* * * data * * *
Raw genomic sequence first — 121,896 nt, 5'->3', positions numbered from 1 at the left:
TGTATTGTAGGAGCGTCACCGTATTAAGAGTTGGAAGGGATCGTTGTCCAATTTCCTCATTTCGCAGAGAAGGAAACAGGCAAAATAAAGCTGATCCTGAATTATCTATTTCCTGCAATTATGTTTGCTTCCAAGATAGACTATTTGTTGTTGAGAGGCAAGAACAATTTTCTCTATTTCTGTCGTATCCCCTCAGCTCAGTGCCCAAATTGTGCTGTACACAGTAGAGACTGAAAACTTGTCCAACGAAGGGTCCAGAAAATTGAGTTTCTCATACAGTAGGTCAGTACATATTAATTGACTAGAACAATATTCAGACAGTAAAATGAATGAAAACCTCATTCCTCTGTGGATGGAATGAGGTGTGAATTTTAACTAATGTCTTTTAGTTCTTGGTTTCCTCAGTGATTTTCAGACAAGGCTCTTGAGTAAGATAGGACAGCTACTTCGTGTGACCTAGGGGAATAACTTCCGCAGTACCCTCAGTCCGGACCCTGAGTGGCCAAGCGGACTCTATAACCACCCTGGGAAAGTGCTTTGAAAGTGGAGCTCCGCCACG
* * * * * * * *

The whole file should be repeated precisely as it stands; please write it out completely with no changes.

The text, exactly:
Raw genomic sequence first — 121,896 nt, 5'->3', positions numbered from 1 at the left:
TGTATTGTAGGAGCGTCACCGTATTAAGAGTTGGAAGGGATCGTTGTCCAATTTCCTCATTTCGCAGAGAAGGAAACAGGCAAAATAAAGCTGATCCTGAATTATCTATTTCCTGCAATTATGTTTGCTTCCAAGATAGACTATTTGTTGTTGAGAGGCAAGAACAATTTTCTCTATTTCTGTCGTATCCCCTCAGCTCAGTGCCCAAATTGTGCTGTACACAGTAGAGACTGAAAACTTGTCCAACGAAGGGTCCAGAAAATTGAGTTTCTCATACAGTAGGTCAGTACATATTAATTGACTAGAACAATATTCAGACAGTAAAATGAATGAAAACCTCATTCCTCTGTGGATGGAATGAGGTGTGAATTTTAACTAATGTCTTTTAGTTCTTGGTTTCCTCAGTGATTTTCAGACAAGGCTCTTGAGTAAGATAGGACAGCTACTTCGTGTGACCTAGGGGAATAACTTCCGCAGTACCCTCAGTCCGGACCCTGAGTGGCCAAGCGGACTCTATAACCACCCTGGGAAAGTGCTTTGAAAGTGGAGCTCCGCCACG